Editor’s Note: Unlock our daily, weekly and rest-of-season projections, all-new weekly positional tiers, Lineup Adviser, Trade Analyzer, Player Tracker and much more! Get our in-season tools for as low as $3.99/month!
Kelly to Undergo Thoracic Outlet Surgery
A promising start to the season for Merrill Kelly will have a less-hopeful ending.
Kelly, who had an excellent 2.59 ERA in his first five starts of the season, is set to undergo surgery Wednesday to relieve symptoms of thoracic outlet syndrome. The surgery will end his 2020 season but isn't expected to cut into his readiness for 2021.
In theory, at least. The list of thoracic outlet surgery recipients is short, and the list of successful recoveries is shorter. Jaime Garcia had the surgery in 2015 and threw 410 2/3 more innings in the majors, albeit with a 4.80 ERA; Tyson Ross underwent the procedure in 2017 and had a 4.15 ERA in 149 2/3 innings the following year. Arguably the most hopeful case is that of Tyler Thornburg, who had the surgery in March 2018 and pitched later that season, and who is pitching effectively as a member of the Reds bullpen this year.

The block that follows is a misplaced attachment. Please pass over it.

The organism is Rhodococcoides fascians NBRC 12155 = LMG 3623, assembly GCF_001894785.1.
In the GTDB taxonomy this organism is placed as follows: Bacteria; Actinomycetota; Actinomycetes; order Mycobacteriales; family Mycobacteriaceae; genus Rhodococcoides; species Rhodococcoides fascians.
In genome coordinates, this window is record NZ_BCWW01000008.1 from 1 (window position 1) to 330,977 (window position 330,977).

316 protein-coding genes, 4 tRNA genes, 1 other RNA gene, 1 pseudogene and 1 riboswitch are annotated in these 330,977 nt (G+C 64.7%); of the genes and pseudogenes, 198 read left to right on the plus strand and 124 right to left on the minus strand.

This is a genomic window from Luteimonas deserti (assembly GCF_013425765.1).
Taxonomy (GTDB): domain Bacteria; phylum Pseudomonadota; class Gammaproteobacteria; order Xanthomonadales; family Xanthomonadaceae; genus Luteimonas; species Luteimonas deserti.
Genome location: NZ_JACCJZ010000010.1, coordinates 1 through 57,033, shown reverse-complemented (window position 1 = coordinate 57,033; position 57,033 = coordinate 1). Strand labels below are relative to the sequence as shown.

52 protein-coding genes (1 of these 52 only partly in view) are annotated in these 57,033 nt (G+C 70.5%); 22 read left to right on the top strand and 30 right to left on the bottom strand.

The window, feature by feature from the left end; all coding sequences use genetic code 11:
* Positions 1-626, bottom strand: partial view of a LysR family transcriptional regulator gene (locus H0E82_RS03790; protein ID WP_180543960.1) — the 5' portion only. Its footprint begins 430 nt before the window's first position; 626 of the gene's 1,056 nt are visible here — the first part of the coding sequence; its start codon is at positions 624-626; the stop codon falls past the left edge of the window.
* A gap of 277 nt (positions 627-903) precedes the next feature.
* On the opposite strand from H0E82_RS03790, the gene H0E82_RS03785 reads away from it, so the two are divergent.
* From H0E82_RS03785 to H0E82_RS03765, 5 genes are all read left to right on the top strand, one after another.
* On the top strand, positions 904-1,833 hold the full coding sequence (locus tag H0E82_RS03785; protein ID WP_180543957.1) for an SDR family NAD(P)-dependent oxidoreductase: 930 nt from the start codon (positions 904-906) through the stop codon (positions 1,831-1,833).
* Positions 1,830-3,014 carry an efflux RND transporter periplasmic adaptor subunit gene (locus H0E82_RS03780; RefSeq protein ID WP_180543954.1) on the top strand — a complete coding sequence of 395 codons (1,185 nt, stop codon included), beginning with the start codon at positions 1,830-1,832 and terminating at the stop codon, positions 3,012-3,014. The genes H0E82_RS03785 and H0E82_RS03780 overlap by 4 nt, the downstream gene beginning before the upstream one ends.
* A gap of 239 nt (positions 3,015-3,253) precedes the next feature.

Still, Diamondbacks general manager Mike Hazen said Kelly should resume throwing roughly two months after Wednesday's procedure, a timetable that would have him more or less ready to go by the time spring training rolls around in February. The club has a $4.25 million option on the 31-year-old for 2021.
“We haven’t had any formal discussions on options for next year yet,” Hazen told the Arizona Republic, “but I wouldn’t see how this would have a major impact on that decision right now.”
Given his limited success to start this season, it'll be worth watching how Kelly fares in spring -- both in terms of health and effectiveness -- ahead of draft season.